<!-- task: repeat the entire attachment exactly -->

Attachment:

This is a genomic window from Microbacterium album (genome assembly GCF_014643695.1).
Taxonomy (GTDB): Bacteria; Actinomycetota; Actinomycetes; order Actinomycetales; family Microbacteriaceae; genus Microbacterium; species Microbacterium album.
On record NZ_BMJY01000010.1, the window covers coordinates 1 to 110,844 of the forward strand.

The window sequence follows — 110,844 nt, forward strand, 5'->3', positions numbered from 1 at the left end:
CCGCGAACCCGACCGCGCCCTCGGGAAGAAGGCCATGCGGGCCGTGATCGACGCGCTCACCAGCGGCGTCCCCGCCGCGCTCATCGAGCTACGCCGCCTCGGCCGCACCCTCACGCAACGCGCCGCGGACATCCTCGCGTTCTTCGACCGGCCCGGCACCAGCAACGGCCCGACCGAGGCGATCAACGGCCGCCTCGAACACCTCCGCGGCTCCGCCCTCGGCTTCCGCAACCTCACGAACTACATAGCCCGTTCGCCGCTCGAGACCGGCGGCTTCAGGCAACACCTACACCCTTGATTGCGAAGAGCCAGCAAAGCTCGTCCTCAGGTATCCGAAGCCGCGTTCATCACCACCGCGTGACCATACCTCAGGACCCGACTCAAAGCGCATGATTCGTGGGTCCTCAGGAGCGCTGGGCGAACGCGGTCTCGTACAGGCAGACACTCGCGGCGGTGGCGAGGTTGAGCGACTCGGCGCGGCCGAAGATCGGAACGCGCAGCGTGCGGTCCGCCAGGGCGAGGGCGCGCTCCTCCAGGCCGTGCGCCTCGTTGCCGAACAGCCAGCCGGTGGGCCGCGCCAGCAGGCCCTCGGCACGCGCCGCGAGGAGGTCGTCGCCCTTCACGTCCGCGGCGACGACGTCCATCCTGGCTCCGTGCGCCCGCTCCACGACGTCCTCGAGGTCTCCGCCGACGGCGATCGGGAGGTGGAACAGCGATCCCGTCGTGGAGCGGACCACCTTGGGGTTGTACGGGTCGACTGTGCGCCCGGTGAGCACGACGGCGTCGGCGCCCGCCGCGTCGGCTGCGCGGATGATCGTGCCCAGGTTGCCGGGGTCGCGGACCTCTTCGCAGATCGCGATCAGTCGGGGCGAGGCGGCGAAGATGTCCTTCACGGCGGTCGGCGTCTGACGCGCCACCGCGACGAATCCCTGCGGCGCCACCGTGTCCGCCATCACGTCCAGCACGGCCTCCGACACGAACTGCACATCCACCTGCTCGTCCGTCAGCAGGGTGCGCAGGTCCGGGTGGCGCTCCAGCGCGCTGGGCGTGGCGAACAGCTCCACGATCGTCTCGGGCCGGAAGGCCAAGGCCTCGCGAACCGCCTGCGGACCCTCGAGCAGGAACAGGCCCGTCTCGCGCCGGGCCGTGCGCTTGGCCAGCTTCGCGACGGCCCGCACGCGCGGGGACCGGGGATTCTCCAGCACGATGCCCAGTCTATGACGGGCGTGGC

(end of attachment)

This is a genomic window from Microbacterium album (genome assembly GCF_014643695.1).
Taxonomy (GTDB): Bacteria; Actinomycetota; Actinomycetes; order Actinomycetales; family Microbacteriaceae; genus Microbacterium; species Microbacterium album.
On record NZ_BMJY01000010.1, the window covers coordinates 1 to 110,844 of the forward strand.

The window sequence follows — 110,844 nt, forward strand, 5'->3', positions numbered from 1 at the left end:
CCGCGAACCCGACCGCGCCCTCGGGAAGAAGGCCATGCGGGCCGTGATCGACGCGCTCACCAGCGGCGTCCCCGCCGCGCTCATCGAGCTACGCCGCCTCGGCCGCACCCTCACGCAACGCGCCGCGGACATCCTCGCGTTCTTCGACCGGCCCGGCACCAGCAACGGCCCGACCGAGGCGATCAACGGCCGCCTCGAACACCTCCGCGGCTCCGCCCTCGGCTTCCGCAACCTCACGAACTACATAGCCCGTTCGCCGCTCGAGACCGGCGGCTTCAGGCAACACCTACACCCTTGATTGCGAAGAGCCAGCAAAGCTCGTCCTCAGGTATCCGAAGCCGCGTTCATCACCACCGCGTGACCATACCTCAGGACCCGACTCAAAGCGCATGATTCGTGGGTCCTCAGGAGCGCTGGGCGAACGCGGTCTCGTACAGGCAGACACTCGCGGCGGTGGCGAGGTTGAGCGACTCGGCGCGGCCGAAGATCGGAACGCGCAGCGTGCGGTCCGCCAGGGCGAGGGCGCGCTCCTCCAGGCCGTGCGCCTCGTTGCCGAACAGCCAGCCGGTGGGCCGCGCCAGCAGGCCCTCGGCACGCGCCGCGAGGAGGTCGTCGCCCTTCACGTCCGCGGCGACGACGTCCATCCTGGCTCCGTGCGCCCGCTCCACGACGTCCTCGAGGTCTCCGCCGACGGCGATCGGGAGGTGGAACAGCGATCCCGTCGTGGAGCGGACCACCTTGGGGTTGTACGGGTCGACTGTGCGCCCGGTGAGCACGACGGCGTCGGCGCCCGCCGCGTCGGCTGCGCGGATGATCGTGCCCAGGTTGCCGGGGTCGCGGACCTCTTCGCAGATCGCGATCAGTCGGGGCGAGGCGGCGAAGATGTCCTTCACGGCGGTCGGCGTCTGACGCGCCACCGCGACGAATCCCTGCGGCGCCACCGTGTCCGCCATCACGTCCAGCACGGCCTCCGACACGAACTGCACATCCACCTGCTCGTCCGTCAGCAGGGTGCGCAGGTCCGGGTGGCGCTCCAGCGCGCTGGGCGTGGCGAACAGCTCCACGATCGTCTCGGGCCGGAAGGCCAAGGCCTCGCGAACCGCCTGCGGACCCTCGAGCAGGAACAGGCCCGTCTCGCGCCGGGCCGTGCGCTTGGCCAGCTTCGCGACGGCCCGCACGCGCGGGGACCGGGGATTCTCCAGCACGATGCCCAGTCTATGACGGGCGTGGC